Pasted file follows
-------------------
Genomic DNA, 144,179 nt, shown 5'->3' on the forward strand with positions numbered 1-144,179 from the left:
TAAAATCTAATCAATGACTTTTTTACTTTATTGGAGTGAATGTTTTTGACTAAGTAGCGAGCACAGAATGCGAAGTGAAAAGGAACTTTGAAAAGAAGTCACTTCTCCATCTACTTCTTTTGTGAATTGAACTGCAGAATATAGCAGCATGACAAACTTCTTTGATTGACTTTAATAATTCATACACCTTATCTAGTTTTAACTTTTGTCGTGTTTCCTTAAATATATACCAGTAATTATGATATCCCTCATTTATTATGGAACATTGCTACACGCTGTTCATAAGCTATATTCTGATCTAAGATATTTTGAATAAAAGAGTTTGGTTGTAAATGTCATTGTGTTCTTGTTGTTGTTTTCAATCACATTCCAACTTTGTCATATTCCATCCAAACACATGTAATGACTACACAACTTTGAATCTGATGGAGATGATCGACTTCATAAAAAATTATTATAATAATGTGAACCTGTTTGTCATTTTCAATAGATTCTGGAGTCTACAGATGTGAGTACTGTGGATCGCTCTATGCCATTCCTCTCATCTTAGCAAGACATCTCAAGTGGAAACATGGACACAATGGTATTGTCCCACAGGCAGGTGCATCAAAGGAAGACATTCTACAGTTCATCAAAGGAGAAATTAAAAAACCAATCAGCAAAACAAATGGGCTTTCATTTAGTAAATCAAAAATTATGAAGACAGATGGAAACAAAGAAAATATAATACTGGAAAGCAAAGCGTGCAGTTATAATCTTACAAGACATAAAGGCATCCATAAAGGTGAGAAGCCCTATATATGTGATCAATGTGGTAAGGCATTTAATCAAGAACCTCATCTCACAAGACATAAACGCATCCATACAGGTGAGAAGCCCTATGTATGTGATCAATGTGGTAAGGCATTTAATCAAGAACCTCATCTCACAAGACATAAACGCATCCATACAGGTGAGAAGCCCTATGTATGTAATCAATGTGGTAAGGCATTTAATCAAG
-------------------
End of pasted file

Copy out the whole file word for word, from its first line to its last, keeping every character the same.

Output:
Genomic DNA, 144,179 nt, shown 5'->3' on the forward strand with positions numbered 1-144,179 from the left:
TAAAATCTAATCAATGACTTTTTTACTTTATTGGAGTGAATGTTTTTGACTAAGTAGCGAGCACAGAATGCGAAGTGAAAAGGAACTTTGAAAAGAAGTCACTTCTCCATCTACTTCTTTTGTGAATTGAACTGCAGAATATAGCAGCATGACAAACTTCTTTGATTGACTTTAATAATTCATACACCTTATCTAGTTTTAACTTTTGTCGTGTTTCCTTAAATATATACCAGTAATTATGATATCCCTCATTTATTATGGAACATTGCTACACGCTGTTCATAAGCTATATTCTGATCTAAGATATTTTGAATAAAAGAGTTTGGTTGTAAATGTCATTGTGTTCTTGTTGTTGTTTTCAATCACATTCCAACTTTGTCATATTCCATCCAAACACATGTAATGACTACACAACTTTGAATCTGATGGAGATGATCGACTTCATAAAAAATTATTATAATAATGTGAACCTGTTTGTCATTTTCAATAGATTCTGGAGTCTACAGATGTGAGTACTGTGGATCGCTCTATGCCATTCCTCTCATCTTAGCAAGACATCTCAAGTGGAAACATGGACACAATGGTATTGTCCCACAGGCAGGTGCATCAAAGGAAGACATTCTACAGTTCATCAAAGGAGAAATTAAAAAACCAATCAGCAAAACAAATGGGCTTTCATTTAGTAAATCAAAAATTATGAAGACAGATGGAAACAAAGAAAATATAATACTGGAAAGCAAAGCGTGCAGTTATAATCTTACAAGACATAAAGGCATCCATAAAGGTGAGAAGCCCTATATATGTGATCAATGTGGTAAGGCATTTAATCAAGAACCTCATCTCACAAGACATAAACGCATCCATACAGGTGAGAAGCCCTATGTATGTGATCAATGTGGTAAGGCATTTAATCAAGAACCTCATCTCACAAGACATAAACGCATCCATACAGGTGAGAAGCCCTATGTATGTAATCAATGTGGTAAGGCATTTAATCAAG